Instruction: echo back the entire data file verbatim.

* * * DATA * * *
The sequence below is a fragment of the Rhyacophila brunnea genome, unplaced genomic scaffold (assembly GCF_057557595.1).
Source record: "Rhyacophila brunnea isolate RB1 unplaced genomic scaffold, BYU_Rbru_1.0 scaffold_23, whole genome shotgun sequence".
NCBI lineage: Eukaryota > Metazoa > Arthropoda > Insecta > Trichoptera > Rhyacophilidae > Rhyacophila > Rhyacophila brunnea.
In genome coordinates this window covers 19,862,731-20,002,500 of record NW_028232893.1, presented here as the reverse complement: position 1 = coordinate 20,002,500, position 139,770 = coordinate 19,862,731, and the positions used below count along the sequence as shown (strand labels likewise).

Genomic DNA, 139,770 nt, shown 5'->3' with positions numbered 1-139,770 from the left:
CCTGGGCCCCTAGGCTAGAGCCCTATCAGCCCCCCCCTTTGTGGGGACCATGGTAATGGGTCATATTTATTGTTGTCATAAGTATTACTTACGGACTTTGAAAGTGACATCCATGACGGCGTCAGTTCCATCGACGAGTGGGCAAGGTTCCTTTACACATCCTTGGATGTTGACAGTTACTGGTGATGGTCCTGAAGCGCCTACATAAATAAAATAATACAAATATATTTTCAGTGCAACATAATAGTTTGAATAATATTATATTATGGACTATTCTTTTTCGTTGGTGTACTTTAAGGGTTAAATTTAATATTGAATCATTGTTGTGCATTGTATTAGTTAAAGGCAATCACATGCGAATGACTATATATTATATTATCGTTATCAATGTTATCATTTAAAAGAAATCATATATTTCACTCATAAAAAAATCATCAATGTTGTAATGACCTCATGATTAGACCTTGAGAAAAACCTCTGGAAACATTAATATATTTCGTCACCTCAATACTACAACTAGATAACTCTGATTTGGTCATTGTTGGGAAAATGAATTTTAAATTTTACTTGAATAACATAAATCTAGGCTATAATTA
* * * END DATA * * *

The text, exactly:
The sequence below is a fragment of the Rhyacophila brunnea genome, unplaced genomic scaffold (assembly GCF_057557595.1).
Source record: "Rhyacophila brunnea isolate RB1 unplaced genomic scaffold, BYU_Rbru_1.0 scaffold_23, whole genome shotgun sequence".
NCBI lineage: Eukaryota > Metazoa > Arthropoda > Insecta > Trichoptera > Rhyacophilidae > Rhyacophila > Rhyacophila brunnea.
In genome coordinates this window covers 19,862,731-20,002,500 of record NW_028232893.1, presented here as the reverse complement: position 1 = coordinate 20,002,500, position 139,770 = coordinate 19,862,731, and the positions used below count along the sequence as shown (strand labels likewise).

Genomic DNA, 139,770 nt, shown 5'->3' with positions numbered 1-139,770 from the left:
CCTGGGCCCCTAGGCTAGAGCCCTATCAGCCCCCCCCTTTGTGGGGACCATGGTAATGGGTCATATTTATTGTTGTCATAAGTATTACTTACGGACTTTGAAAGTGACATCCATGACGGCGTCAGTTCCATCGACGAGTGGGCAAGGTTCCTTTACACATCCTTGGATGTTGACAGTTACTGGTGATGGTCCTGAAGCGCCTACATAAATAAAATAATACAAATATATTTTCAGTGCAACATAATAGTTTGAATAATATTATATTATGGACTATTCTTTTTCGTTGGTGTACTTTAAGGGTTAAATTTAATATTGAATCATTGTTGTGCATTGTATTAGTTAAAGGCAATCACATGCGAATGACTATATATTATATTATCGTTATCAATGTTATCATTTAAAAGAAATCATATATTTCACTCATAAAAAAATCATCAATGTTGTAATGACCTCATGATTAGACCTTGAGAAAAACCTCTGGAAACATTAATATATTTCGTCACCTCAATACTACAACTAGATAACTCTGATTTGGTCATTGTTGGGAAAATGAATTTTAAATTTTACTTGAATAACATAAATCTAGGCTATAATTA